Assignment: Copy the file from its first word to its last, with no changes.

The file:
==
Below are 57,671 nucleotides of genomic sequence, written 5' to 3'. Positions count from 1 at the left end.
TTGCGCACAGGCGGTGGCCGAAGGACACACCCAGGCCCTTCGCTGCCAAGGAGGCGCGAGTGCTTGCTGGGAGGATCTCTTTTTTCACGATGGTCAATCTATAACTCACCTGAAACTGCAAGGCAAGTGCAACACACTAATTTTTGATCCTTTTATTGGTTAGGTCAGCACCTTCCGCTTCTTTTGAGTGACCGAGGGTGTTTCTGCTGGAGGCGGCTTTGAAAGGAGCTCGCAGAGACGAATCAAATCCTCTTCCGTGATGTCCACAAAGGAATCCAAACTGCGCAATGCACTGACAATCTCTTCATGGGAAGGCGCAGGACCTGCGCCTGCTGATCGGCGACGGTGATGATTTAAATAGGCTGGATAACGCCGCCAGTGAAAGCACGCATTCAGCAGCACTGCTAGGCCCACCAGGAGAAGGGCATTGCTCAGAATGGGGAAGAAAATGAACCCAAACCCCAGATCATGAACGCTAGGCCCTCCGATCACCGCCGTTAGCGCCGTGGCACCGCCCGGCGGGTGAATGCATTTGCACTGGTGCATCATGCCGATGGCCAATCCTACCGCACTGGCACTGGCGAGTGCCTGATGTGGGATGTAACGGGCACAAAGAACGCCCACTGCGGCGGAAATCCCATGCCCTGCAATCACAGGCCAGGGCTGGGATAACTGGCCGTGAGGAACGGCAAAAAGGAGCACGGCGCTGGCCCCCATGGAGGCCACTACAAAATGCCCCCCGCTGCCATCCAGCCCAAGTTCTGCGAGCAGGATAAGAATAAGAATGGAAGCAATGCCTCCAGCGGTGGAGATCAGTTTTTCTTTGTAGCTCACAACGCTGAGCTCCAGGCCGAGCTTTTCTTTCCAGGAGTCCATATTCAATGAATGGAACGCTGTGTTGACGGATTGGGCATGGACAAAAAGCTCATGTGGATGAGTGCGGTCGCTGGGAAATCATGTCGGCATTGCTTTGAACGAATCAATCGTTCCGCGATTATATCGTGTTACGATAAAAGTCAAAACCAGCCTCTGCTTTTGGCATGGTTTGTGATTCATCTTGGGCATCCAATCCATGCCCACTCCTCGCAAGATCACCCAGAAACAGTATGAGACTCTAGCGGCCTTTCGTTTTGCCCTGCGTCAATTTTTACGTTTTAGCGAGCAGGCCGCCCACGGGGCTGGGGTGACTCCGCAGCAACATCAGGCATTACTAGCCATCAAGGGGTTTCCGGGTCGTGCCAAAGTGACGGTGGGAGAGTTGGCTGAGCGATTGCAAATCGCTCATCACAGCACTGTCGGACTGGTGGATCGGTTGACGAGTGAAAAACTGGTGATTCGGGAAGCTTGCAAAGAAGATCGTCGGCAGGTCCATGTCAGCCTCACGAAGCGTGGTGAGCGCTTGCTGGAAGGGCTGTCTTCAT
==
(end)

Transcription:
Below are 57,671 nucleotides of genomic sequence, written 5' to 3'. Positions count from 1 at the left end.
TTGCGCACAGGCGGTGGCCGAAGGACACACCCAGGCCCTTCGCTGCCAAGGAGGCGCGAGTGCTTGCTGGGAGGATCTCTTTTTTCACGATGGTCAATCTATAACTCACCTGAAACTGCAAGGCAAGTGCAACACACTAATTTTTGATCCTTTTATTGGTTAGGTCAGCACCTTCCGCTTCTTTTGAGTGACCGAGGGTGTTTCTGCTGGAGGCGGCTTTGAAAGGAGCTCGCAGAGACGAATCAAATCCTCTTCCGTGATGTCCACAAAGGAATCCAAACTGCGCAATGCACTGACAATCTCTTCATGGGAAGGCGCAGGACCTGCGCCTGCTGATCGGCGACGGTGATGATTTAAATAGGCTGGATAACGCCGCCAGTGAAAGCACGCATTCAGCAGCACTGCTAGGCCCACCAGGAGAAGGGCATTGCTCAGAATGGGGAAGAAAATGAACCCAAACCCCAGATCATGAACGCTAGGCCCTCCGATCACCGCCGTTAGCGCCGTGGCACCGCCCGGCGGGTGAATGCATTTGCACTGGTGCATCATGCCGATGGCCAATCCTACCGCACTGGCACTGGCGAGTGCCTGATGTGGGATGTAACGGGCACAAAGAACGCCCACTGCGGCGGAAATCCCATGCCCTGCAATCACAGGCCAGGGCTGGGATAACTGGCCGTGAGGAACGGCAAAAAGGAGCACGGCGCTGGCCCCCATGGAGGCCACTACAAAATGCCCCCCGCTGCCATCCAGCCCAAGTTCTGCGAGCAGGATAAGAATAAGAATGGAAGCAATGCCTCCAGCGGTGGAGATCAGTTTTTCTTTGTAGCTCACAACGCTGAGCTCCAGGCCGAGCTTTTCTTTCCAGGAGTCCATATTCAATGAATGGAACGCTGTGTTGACGGATTGGGCATGGACAAAAAGCTCATGTGGATGAGTGCGGTCGCTGGGAAATCATGTCGGCATTGCTTTGAACGAATCAATCGTTCCGCGATTATATCGTGTTACGATAAAAGTCAAAACCAGCCTCTGCTTTTGGCATGGTTTGTGATTCATCTTGGGCATCCAATCCATGCCCACTCCTCGCAAGATCACCCAGAAACAGTATGAGACTCTAGCGGCCTTTCGTTTTGCCCTGCGTCAATTTTTACGTTTTAGCGAGCAGGCCGCCCACGGGGCTGGGGTGACTCCGCAGCAACATCAGGCATTACTAGCCATCAAGGGGTTTCCGGGTCGTGCCAAAGTGACGGTGGGAGAGTTGGCTGAGCGATTGCAAATCGCTCATCACAGCACTGTCGGACTGGTGGATCGGTTGACGAGTGAAAAACTGGTGATTCGGGAAGCTTGCAAAGAAGATCGTCGGCAGGTCCATGTCAGCCTCACGAAGCGTGGTGAGCGCTTGCTGGAAGGGCTGTCTTCAT